Food and eating are everywhere: in the blogosphere, in bookstores, on TV and streaming platforms, in social media such as Instagram. Nearly all newspapers, large and small, have cooking sections or extra food editions, and the portion of food-related print magazines has expanded hugely over the last years. The “foodie” has even become a characteristic social figure of our time, much like the “flaneur” of the emerging urban metropoles of modern society at the turn of the 19th century, or the “nerd” as the prototype of the emerging digital revolution during the 2000s. What does the “foodie,” then, stand for? Is it a coincidence that we seem to be somewhat obsessed with food, eating, and cooking? I don’t think so.…

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Weight Watchers first launched an online program “customized just for guys” in 2007, one of their advertisements proclaimed, “Real men don’t diet.” This counterintuitive declaration evoked the questions that animate my current research. I’m analyzing how the consumer culture constructs notions of “real men” through depictions of food and the body, particularly during moments of intense social change and anxiety. As you might have guessed, commercial weight loss programs, developed for men in the early decades of the new millennium, provide ample evidence. Men have made up a small but consistent 10 percent of the Weight Watchers membership since the company’s founding in 1963. Throughout the decades, program materials, cookbooks, and magazines have each addressed men. For example, the 1973…

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Fat bodies are not en vogue. In current advertisements, films, books, magazines, etc. we hardly find fat children’s bodies at all or depicted in a positive way. In her recentbook Fa(t)shonista, the German fat activist and feminist Magda Albrecht describes her childhood and her weight as a permanent occasion to comment on. The ideology of childhood seems to be one of lightness, friendship, joy, and normative bodies. Fat children or even fat heroines remain almost invisible, they are ”missing bodies” in a discourse in which certain bodies are of higher value than others, as Monica J. Casper and Lisa Jean Moore pointed out. Moreover, when fat children are depicted, they are often shown without heads or from the back. Psychotherapist…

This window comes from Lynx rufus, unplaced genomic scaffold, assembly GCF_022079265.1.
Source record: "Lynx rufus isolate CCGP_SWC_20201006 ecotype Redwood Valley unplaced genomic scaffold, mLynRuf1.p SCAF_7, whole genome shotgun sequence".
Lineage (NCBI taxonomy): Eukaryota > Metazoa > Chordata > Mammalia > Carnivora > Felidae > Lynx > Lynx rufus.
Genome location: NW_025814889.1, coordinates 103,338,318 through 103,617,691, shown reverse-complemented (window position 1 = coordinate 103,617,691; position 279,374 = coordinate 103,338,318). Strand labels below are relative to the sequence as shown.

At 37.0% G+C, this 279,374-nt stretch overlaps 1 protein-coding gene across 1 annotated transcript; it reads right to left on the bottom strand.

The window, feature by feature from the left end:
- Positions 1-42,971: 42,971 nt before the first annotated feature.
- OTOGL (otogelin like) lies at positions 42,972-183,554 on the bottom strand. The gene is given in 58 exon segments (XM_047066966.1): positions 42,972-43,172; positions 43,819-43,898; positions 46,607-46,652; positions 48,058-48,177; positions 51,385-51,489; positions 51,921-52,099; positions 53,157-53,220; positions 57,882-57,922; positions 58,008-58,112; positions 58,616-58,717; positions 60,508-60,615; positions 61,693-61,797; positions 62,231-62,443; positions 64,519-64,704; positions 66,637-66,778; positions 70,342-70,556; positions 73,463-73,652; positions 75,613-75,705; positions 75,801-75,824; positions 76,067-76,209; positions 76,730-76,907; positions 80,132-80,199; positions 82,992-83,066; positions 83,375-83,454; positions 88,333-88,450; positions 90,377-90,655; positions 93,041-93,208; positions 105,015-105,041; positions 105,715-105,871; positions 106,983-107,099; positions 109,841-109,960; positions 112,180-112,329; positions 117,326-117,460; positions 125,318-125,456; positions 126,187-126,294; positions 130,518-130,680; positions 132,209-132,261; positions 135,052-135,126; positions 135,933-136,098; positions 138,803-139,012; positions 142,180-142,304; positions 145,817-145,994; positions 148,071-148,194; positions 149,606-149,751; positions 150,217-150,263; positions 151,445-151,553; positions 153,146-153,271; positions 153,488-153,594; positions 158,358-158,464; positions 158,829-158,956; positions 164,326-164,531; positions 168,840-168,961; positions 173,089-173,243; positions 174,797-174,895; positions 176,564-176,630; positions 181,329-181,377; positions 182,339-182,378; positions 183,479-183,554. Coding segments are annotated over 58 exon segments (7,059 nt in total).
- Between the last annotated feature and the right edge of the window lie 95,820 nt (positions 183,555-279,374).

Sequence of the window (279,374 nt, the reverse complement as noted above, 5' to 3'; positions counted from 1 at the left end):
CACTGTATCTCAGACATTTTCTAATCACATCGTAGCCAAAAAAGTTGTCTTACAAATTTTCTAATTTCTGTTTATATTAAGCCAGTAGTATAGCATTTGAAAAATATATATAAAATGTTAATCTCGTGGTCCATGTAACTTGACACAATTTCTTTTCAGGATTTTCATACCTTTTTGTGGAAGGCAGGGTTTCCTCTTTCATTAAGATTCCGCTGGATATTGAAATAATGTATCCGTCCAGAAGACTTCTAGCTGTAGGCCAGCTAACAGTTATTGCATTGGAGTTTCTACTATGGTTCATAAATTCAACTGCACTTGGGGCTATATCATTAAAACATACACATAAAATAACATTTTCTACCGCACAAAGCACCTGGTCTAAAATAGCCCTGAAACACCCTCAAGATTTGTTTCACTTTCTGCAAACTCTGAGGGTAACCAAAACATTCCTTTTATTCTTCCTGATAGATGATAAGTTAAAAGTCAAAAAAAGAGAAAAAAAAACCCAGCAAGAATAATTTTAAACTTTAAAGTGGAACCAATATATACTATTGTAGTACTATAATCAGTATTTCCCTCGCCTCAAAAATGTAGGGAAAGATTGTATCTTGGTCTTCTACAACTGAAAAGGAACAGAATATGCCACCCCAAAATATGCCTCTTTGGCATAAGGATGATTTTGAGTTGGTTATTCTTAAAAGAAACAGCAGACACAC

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The heated debate on the European “Nutella divide” that hit the news in 2017 only corroborated long-established East European beliefs: After the fall of the Socialist regimes, people did not get the much longed-for western quality products. Instead, substandard goods were shipped eastwards: Adidas trainers that would not sell, Swiss knives with dull blades, expired foods with new sell-by dates. Finally there was official proof that in the East, Nutella was less creamy (smooth), Coca Cola tasted flatter and fish fingers held less fish. The offended Visegrad states complained that they were abused as European dumping ground. The manufacturers first attributed this to adjusting recipes to regional taste preferences, and also – after some probing – to lower spending power.…

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“I know you’re sick. It’s all that whiteman junk food we eat,” the elderly Aboriginal protagonist Charlie remarks towards his terminally ill friend. The Australian drama Charlie’s Country (directed by Rolf de Heer), which had its world premiere at the Adelaide Film Festival in October 2013, presents a fictional engagement with community life in the Northern Territory after the implementation of the Intervention. De Heer’s film emphatically addresses Indigenous people’s disadvantages—especially in relation to food and health issues. Since healthier options are inaccessible, Charlie and his community rely on the unhealthy food they can buy from the general store of their community and are consequently made ill by their diet. Charlie would prefer to hunt rather than consume the “whiteman…

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